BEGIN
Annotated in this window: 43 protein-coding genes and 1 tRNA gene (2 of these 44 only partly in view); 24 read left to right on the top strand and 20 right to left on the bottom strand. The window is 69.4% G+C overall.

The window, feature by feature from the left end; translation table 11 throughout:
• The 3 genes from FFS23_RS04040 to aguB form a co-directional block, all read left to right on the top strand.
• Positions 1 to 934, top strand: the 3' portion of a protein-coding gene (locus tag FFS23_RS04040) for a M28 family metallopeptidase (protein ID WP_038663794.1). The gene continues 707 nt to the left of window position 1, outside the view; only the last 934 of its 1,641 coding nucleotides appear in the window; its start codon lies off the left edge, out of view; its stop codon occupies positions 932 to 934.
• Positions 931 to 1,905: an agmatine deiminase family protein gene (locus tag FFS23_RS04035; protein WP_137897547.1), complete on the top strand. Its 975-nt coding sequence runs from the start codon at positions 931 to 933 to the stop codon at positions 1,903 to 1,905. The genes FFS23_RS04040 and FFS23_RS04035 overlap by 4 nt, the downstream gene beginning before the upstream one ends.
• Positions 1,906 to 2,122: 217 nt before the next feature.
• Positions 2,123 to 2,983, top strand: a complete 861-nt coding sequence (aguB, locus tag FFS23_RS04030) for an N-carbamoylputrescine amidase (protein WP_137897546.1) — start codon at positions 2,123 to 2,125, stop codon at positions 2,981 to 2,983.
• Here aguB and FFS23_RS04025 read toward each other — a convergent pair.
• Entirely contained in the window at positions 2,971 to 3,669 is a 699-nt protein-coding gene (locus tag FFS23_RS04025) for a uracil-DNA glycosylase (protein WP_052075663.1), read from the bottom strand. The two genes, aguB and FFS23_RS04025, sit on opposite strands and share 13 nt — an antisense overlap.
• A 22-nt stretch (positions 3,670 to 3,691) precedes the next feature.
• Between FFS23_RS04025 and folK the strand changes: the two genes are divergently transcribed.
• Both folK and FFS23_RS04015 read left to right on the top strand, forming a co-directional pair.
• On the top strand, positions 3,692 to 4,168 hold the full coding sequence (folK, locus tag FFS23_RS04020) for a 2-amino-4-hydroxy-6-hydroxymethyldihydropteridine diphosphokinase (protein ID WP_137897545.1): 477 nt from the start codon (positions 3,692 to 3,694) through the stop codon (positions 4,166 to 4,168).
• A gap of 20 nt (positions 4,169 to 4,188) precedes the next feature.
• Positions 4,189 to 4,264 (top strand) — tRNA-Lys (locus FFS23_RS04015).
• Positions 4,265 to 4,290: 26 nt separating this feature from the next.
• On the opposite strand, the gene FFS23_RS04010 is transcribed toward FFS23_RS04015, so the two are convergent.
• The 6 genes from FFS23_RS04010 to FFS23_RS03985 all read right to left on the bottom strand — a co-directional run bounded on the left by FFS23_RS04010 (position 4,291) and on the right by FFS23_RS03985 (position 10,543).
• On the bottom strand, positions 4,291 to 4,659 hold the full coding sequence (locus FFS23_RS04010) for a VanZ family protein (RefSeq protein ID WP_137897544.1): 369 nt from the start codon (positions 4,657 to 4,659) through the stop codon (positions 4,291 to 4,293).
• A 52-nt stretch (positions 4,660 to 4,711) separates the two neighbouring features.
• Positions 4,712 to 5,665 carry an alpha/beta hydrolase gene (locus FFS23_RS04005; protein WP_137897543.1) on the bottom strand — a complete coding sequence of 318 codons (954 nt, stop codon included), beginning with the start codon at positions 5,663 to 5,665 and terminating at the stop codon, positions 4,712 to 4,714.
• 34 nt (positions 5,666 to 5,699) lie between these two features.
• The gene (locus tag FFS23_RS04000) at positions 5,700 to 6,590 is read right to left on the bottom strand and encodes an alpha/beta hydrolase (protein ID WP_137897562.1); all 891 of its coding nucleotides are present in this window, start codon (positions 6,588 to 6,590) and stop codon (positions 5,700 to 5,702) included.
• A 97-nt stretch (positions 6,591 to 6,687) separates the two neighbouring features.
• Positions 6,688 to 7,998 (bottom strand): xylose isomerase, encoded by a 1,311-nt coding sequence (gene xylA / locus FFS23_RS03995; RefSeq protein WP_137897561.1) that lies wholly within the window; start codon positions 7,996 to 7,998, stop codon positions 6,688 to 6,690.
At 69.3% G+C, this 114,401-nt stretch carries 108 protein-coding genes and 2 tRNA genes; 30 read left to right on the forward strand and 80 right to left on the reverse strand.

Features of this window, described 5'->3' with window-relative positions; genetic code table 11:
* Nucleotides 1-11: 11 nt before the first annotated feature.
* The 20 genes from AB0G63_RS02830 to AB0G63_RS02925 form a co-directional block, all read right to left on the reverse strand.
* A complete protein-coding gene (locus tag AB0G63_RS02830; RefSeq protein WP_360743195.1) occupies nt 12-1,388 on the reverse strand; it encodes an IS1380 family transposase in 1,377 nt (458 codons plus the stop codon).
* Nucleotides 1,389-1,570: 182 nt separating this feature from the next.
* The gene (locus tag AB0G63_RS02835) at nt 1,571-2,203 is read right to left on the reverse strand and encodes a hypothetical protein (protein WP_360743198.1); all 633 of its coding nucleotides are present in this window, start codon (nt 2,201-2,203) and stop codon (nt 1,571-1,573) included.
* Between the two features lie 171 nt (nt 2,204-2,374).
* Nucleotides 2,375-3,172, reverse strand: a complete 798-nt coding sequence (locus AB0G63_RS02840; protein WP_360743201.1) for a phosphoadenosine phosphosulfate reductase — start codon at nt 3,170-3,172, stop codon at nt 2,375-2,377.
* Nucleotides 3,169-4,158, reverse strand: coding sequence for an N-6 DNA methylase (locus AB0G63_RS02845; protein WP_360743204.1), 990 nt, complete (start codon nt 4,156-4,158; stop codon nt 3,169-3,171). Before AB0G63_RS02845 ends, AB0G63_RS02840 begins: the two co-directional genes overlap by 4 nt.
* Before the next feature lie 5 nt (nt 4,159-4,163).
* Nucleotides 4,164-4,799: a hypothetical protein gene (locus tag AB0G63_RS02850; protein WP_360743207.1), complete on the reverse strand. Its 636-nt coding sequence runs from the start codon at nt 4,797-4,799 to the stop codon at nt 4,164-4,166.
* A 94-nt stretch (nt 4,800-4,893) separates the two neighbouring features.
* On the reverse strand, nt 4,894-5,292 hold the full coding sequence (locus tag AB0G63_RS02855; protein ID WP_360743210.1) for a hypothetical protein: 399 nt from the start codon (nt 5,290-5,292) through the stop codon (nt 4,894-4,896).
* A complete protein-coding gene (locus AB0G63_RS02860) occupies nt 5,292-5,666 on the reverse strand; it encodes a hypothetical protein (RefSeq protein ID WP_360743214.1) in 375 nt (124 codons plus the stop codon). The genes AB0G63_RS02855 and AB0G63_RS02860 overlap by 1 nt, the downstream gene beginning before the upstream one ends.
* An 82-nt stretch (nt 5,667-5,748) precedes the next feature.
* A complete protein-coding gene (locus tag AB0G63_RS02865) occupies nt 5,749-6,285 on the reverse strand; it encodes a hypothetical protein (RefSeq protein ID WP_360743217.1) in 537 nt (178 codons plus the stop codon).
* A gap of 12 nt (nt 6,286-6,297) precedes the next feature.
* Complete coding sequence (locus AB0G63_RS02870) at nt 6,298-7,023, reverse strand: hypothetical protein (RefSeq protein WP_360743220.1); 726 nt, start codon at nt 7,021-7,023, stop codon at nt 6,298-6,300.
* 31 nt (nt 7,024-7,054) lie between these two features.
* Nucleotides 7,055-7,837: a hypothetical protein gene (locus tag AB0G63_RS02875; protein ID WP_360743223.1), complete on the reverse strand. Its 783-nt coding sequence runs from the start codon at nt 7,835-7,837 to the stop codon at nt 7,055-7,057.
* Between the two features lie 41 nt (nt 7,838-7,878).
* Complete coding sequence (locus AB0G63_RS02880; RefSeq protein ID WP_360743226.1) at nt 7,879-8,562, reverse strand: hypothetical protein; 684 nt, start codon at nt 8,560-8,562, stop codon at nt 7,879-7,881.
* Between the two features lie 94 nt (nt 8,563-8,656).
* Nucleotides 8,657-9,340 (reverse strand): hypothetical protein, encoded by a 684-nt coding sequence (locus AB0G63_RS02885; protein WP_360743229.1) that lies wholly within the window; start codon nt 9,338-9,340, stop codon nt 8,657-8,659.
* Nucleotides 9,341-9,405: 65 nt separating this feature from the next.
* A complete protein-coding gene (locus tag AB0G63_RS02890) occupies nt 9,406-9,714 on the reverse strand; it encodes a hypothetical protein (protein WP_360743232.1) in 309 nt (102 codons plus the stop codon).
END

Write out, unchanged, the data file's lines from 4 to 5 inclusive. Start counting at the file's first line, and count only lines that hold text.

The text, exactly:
• Positions 1 to 934, top strand: the 3' portion of a protein-coding gene (locus tag FFS23_RS04040) for a M28 family metallopeptidase (protein ID WP_038663794.1). The gene continues 707 nt to the left of window position 1, outside the view; only the last 934 of its 1,641 coding nucleotides appear in the window; its start codon lies off the left edge, out of view; its stop codon occupies positions 932 to 934.
• Positions 931 to 1,905: an agmatine deiminase family protein gene (locus tag FFS23_RS04035; protein WP_137897547.1), complete on the top strand. Its 975-nt coding sequence runs from the start codon at positions 931 to 933 to the stop codon at positions 1,903 to 1,905. The genes FFS23_RS04040 and FFS23_RS04035 overlap by 4 nt, the downstream gene beginning before the upstream one ends.